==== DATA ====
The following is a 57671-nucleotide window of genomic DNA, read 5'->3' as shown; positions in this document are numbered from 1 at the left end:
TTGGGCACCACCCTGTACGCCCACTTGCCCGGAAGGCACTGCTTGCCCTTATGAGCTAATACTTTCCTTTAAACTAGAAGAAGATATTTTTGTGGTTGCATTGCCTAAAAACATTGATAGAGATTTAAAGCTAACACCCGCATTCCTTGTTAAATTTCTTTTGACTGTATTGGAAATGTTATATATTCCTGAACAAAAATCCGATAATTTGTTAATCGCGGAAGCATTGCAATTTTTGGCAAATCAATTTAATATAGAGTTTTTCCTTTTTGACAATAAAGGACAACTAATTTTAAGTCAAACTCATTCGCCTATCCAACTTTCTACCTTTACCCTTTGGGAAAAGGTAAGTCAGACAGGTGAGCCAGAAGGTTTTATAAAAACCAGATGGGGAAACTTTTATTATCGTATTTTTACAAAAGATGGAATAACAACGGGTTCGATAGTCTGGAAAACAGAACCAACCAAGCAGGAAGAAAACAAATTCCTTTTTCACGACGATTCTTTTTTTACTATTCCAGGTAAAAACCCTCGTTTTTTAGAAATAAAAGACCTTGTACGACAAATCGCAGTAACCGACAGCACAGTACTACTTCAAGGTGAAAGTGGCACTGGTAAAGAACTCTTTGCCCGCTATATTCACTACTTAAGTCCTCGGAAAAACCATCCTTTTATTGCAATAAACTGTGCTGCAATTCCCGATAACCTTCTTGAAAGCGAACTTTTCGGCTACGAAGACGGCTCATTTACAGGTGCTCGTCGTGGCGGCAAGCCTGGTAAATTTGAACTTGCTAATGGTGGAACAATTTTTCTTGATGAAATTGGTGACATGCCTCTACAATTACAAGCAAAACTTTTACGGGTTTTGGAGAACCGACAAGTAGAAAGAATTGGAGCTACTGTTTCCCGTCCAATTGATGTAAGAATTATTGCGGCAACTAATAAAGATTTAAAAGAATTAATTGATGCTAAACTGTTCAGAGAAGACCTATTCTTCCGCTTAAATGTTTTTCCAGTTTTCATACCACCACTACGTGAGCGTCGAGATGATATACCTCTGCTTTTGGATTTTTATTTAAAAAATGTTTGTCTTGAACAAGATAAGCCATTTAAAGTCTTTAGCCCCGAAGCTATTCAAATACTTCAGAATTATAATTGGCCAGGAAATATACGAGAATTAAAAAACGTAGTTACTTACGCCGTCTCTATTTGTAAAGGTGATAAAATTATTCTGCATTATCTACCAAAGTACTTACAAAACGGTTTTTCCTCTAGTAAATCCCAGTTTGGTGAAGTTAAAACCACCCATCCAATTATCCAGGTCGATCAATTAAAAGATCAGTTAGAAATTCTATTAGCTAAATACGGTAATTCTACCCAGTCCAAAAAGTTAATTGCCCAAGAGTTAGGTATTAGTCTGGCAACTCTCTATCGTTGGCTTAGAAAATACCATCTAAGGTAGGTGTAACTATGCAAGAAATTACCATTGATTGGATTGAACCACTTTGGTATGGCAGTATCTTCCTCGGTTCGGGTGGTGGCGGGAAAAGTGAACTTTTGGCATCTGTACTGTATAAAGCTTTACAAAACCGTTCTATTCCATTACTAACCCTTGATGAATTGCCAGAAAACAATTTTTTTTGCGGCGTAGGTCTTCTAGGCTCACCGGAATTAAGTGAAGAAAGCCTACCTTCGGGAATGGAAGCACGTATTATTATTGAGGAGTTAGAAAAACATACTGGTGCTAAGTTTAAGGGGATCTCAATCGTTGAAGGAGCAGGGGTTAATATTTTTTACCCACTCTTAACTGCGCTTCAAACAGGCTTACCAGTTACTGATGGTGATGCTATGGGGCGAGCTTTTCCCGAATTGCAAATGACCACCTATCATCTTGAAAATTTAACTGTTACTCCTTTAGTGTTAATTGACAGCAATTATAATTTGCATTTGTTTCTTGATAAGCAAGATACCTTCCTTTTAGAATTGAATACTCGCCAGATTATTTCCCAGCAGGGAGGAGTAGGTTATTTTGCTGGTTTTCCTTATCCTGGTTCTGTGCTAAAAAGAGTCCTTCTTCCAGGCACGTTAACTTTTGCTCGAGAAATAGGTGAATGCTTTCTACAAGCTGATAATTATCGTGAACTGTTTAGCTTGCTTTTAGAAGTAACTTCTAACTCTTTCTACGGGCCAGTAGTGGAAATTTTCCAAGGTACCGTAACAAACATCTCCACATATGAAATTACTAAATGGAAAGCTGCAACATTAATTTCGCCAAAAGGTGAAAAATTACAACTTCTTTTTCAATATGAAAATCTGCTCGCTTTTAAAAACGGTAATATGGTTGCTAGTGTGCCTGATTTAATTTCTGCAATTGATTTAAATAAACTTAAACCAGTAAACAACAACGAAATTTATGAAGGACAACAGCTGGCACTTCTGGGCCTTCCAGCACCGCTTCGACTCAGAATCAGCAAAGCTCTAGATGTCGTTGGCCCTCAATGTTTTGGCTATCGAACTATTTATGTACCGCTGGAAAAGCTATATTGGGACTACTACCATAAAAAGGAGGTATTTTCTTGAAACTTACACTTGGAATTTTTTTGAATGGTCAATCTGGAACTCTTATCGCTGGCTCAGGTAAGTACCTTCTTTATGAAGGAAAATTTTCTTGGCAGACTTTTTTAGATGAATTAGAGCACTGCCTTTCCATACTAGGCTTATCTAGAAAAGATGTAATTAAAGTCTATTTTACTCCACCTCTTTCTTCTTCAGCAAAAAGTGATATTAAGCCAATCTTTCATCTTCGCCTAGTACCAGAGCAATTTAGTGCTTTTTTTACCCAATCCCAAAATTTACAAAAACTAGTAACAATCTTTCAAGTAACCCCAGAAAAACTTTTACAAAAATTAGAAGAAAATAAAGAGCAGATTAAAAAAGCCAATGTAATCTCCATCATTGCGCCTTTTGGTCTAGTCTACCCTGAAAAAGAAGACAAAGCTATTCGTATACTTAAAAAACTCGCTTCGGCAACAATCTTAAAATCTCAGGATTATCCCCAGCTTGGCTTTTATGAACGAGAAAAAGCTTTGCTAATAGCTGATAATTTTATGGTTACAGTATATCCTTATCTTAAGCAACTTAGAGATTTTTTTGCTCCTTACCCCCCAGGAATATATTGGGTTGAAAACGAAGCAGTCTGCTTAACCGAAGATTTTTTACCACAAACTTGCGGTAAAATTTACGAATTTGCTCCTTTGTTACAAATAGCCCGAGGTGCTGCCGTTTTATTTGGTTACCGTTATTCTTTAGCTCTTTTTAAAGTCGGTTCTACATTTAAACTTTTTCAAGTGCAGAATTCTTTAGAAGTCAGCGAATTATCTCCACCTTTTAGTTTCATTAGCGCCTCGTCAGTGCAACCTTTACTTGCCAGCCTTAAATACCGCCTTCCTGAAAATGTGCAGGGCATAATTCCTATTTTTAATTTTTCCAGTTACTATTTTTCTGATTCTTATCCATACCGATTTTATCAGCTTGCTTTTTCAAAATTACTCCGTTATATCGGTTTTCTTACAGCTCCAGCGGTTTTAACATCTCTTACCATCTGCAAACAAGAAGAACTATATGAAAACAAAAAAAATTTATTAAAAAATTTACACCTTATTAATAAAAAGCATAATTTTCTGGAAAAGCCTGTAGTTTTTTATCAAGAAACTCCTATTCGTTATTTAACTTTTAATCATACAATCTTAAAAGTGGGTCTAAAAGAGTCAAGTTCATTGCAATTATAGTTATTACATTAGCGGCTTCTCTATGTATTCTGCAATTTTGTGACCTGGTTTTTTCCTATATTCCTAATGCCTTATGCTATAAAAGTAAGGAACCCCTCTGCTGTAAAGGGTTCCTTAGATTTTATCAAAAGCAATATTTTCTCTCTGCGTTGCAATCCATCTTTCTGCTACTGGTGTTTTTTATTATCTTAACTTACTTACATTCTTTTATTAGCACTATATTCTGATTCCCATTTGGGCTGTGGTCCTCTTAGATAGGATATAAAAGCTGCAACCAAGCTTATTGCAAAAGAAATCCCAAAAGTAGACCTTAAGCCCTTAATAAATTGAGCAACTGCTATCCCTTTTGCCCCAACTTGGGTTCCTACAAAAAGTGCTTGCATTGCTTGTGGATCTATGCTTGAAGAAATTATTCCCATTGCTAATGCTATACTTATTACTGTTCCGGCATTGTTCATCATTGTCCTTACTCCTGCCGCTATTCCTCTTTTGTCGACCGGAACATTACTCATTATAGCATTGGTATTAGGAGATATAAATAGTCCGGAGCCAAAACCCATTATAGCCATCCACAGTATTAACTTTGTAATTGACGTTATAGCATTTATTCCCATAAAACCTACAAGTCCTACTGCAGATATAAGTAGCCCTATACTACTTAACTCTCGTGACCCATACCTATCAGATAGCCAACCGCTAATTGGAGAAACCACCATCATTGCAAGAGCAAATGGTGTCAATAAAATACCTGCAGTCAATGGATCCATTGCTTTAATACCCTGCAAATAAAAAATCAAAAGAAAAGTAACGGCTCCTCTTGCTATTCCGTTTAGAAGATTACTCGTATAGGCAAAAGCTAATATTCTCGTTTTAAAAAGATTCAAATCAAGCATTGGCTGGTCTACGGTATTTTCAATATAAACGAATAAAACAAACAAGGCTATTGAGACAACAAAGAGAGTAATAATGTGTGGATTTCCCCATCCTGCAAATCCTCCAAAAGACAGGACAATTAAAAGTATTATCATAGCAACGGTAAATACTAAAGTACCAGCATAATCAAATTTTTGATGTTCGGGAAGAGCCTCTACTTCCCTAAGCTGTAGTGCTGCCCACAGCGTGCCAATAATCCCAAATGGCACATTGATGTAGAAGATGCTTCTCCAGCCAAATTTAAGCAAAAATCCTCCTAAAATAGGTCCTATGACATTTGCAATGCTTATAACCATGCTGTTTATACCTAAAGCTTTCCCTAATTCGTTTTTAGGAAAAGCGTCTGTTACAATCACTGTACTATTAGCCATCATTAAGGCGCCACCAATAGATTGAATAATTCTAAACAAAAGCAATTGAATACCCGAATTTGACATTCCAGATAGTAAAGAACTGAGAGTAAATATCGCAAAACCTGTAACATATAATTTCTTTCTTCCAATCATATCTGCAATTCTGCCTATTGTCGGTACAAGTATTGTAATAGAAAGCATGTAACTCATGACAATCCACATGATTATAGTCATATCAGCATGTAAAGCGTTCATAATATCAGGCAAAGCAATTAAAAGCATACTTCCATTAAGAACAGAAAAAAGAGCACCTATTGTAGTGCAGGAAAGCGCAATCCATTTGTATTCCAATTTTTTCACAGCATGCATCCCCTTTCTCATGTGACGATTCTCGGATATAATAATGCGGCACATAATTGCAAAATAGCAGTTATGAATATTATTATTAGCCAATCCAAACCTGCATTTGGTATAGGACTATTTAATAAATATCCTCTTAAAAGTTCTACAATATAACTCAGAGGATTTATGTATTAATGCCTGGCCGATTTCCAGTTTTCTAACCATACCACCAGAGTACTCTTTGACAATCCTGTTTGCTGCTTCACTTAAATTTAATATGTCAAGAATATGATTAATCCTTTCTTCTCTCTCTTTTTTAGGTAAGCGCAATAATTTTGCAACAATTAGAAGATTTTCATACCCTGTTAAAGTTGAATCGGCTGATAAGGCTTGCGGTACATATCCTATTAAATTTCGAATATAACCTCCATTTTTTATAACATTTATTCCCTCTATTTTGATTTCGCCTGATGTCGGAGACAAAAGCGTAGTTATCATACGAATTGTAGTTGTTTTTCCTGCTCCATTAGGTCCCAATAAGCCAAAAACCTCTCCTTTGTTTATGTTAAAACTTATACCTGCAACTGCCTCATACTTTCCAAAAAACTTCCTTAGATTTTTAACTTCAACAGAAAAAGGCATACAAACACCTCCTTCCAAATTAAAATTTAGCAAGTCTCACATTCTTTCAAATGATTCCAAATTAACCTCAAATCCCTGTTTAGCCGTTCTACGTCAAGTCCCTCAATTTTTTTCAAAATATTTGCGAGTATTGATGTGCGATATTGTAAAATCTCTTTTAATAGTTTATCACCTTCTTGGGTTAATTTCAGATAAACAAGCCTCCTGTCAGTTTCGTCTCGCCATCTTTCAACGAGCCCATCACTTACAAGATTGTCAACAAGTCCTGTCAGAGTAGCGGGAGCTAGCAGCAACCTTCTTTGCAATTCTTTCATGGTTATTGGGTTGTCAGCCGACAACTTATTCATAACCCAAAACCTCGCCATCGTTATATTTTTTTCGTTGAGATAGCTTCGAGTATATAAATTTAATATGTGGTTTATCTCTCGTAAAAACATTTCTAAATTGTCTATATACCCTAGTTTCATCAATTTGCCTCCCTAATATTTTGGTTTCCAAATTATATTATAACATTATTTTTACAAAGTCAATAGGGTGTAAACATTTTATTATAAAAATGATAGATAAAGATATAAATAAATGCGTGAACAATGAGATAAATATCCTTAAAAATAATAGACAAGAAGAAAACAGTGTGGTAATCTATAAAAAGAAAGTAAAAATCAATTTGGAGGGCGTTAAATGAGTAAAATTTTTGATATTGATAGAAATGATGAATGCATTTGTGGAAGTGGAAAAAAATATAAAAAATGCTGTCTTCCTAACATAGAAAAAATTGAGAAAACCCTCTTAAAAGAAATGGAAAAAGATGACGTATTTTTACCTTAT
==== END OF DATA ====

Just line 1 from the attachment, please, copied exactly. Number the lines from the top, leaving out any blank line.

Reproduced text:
The following is a 57671-nucleotide window of genomic DNA, read 5'->3' as shown; positions in this document are numbered from 1 at the left end: